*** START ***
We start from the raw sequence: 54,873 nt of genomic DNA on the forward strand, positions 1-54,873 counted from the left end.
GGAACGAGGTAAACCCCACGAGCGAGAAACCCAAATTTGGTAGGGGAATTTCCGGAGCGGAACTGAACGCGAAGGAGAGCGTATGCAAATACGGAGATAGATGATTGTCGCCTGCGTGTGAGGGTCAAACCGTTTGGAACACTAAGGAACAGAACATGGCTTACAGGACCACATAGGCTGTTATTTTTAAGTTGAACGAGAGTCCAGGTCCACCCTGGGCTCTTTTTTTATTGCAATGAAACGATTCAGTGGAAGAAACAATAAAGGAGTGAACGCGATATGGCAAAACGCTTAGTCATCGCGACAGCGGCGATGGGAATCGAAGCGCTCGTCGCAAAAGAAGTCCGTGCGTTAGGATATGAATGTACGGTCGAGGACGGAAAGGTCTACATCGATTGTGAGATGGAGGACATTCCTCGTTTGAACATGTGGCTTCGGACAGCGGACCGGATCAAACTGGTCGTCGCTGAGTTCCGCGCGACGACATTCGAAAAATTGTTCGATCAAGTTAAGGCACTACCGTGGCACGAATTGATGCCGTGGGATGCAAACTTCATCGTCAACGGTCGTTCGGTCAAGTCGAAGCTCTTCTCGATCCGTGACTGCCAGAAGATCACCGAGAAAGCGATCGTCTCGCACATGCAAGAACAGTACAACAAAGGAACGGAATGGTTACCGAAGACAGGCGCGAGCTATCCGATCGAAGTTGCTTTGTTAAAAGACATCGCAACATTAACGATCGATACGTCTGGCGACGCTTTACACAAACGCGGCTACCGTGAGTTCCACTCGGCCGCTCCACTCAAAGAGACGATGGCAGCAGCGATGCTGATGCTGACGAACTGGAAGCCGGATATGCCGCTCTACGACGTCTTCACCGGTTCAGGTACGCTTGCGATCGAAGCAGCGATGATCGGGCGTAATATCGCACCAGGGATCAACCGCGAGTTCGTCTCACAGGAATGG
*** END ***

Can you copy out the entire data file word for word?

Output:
We start from the raw sequence: 54,873 nt of genomic DNA on the forward strand, positions 1-54,873 counted from the left end.
GGAACGAGGTAAACCCCACGAGCGAGAAACCCAAATTTGGTAGGGGAATTTCCGGAGCGGAACTGAACGCGAAGGAGAGCGTATGCAAATACGGAGATAGATGATTGTCGCCTGCGTGTGAGGGTCAAACCGTTTGGAACACTAAGGAACAGAACATGGCTTACAGGACCACATAGGCTGTTATTTTTAAGTTGAACGAGAGTCCAGGTCCACCCTGGGCTCTTTTTTTATTGCAATGAAACGATTCAGTGGAAGAAACAATAAAGGAGTGAACGCGATATGGCAAAACGCTTAGTCATCGCGACAGCGGCGATGGGAATCGAAGCGCTCGTCGCAAAAGAAGTCCGTGCGTTAGGATATGAATGTACGGTCGAGGACGGAAAGGTCTACATCGATTGTGAGATGGAGGACATTCCTCGTTTGAACATGTGGCTTCGGACAGCGGACCGGATCAAACTGGTCGTCGCTGAGTTCCGCGCGACGACATTCGAAAAATTGTTCGATCAAGTTAAGGCACTACCGTGGCACGAATTGATGCCGTGGGATGCAAACTTCATCGTCAACGGTCGTTCGGTCAAGTCGAAGCTCTTCTCGATCCGTGACTGCCAGAAGATCACCGAGAAAGCGATCGTCTCGCACATGCAAGAACAGTACAACAAAGGAACGGAATGGTTACCGAAGACAGGCGCGAGCTATCCGATCGAAGTTGCTTTGTTAAAAGACATCGCAACATTAACGATCGATACGTCTGGCGACGCTTTACACAAACGCGGCTACCGTGAGTTCCACTCGGCCGCTCCACTCAAAGAGACGATGGCAGCAGCGATGCTGATGCTGACGAACTGGAAGCCGGATATGCCGCTCTACGACGTCTTCACCGGTTCAGGTACGCTTGCGATCGAAGCAGCGATGATCGGGCGTAATATCGCACCAGGGATCAACCGCGAGTTCGTCTCACAGGAATGG